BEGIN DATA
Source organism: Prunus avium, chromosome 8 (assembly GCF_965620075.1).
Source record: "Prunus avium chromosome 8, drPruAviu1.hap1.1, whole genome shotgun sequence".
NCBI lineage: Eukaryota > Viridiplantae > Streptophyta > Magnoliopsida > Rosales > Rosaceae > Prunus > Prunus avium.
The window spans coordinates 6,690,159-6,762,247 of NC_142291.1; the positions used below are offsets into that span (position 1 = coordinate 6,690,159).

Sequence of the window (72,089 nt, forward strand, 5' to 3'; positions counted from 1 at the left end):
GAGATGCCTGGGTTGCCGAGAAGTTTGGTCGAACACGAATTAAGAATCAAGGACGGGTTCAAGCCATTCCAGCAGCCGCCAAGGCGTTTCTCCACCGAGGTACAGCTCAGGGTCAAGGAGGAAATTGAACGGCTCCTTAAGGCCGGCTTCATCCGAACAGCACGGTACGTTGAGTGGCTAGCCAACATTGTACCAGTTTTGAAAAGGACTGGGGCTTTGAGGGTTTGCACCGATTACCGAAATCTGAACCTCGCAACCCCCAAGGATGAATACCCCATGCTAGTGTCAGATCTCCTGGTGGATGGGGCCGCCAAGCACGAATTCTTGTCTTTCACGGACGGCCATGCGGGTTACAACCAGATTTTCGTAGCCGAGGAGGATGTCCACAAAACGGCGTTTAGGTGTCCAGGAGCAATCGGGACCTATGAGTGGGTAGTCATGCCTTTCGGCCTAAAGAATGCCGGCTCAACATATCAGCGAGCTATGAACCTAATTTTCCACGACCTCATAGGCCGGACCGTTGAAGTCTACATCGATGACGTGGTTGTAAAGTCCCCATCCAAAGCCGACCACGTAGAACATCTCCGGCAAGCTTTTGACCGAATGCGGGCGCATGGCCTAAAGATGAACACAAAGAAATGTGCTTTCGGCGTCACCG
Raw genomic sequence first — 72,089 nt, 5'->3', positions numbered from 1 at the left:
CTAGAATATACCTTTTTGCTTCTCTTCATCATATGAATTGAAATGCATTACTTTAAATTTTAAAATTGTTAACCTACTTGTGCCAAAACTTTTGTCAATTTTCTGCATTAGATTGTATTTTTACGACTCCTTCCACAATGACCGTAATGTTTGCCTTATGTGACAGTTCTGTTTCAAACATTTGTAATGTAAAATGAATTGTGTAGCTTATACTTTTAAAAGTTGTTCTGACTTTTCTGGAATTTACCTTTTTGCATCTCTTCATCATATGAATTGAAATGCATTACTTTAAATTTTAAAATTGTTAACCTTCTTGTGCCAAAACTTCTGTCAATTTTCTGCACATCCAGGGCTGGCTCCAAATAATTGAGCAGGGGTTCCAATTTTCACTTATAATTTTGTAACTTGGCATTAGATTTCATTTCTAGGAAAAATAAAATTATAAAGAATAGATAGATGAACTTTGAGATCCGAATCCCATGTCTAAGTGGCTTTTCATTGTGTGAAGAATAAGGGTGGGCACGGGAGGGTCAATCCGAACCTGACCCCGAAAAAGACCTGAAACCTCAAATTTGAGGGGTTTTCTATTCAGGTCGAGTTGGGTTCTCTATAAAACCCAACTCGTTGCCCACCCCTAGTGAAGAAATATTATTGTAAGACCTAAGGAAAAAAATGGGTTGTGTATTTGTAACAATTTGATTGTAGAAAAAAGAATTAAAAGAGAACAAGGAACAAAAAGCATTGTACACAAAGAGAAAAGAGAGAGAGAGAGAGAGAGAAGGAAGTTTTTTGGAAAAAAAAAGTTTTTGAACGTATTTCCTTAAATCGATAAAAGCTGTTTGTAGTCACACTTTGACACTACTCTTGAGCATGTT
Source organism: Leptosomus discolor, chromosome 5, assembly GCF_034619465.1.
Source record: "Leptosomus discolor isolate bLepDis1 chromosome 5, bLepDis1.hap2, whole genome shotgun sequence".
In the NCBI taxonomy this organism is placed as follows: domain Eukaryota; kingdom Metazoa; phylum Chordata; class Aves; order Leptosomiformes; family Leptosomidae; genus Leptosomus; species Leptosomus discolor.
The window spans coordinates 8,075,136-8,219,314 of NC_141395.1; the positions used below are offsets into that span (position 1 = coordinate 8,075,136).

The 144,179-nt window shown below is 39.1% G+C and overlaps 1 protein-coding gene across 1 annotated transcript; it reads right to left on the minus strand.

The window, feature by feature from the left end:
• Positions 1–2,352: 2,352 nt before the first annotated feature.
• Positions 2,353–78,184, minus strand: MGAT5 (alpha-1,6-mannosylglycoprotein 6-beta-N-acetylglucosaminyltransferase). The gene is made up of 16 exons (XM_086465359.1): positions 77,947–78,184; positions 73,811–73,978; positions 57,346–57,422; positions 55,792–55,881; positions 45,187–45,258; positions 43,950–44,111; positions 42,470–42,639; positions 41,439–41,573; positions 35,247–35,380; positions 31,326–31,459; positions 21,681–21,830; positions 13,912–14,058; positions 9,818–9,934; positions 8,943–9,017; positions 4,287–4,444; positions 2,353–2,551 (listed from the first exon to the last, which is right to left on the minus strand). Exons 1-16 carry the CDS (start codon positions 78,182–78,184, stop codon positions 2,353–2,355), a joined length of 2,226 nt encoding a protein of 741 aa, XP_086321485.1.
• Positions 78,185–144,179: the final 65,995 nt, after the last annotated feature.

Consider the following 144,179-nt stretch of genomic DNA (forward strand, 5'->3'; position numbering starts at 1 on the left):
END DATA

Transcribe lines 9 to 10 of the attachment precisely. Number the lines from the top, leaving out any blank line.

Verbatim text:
Source organism: Leptosomus discolor, chromosome 5, assembly GCF_034619465.1.
Source record: "Leptosomus discolor isolate bLepDis1 chromosome 5, bLepDis1.hap2, whole genome shotgun sequence".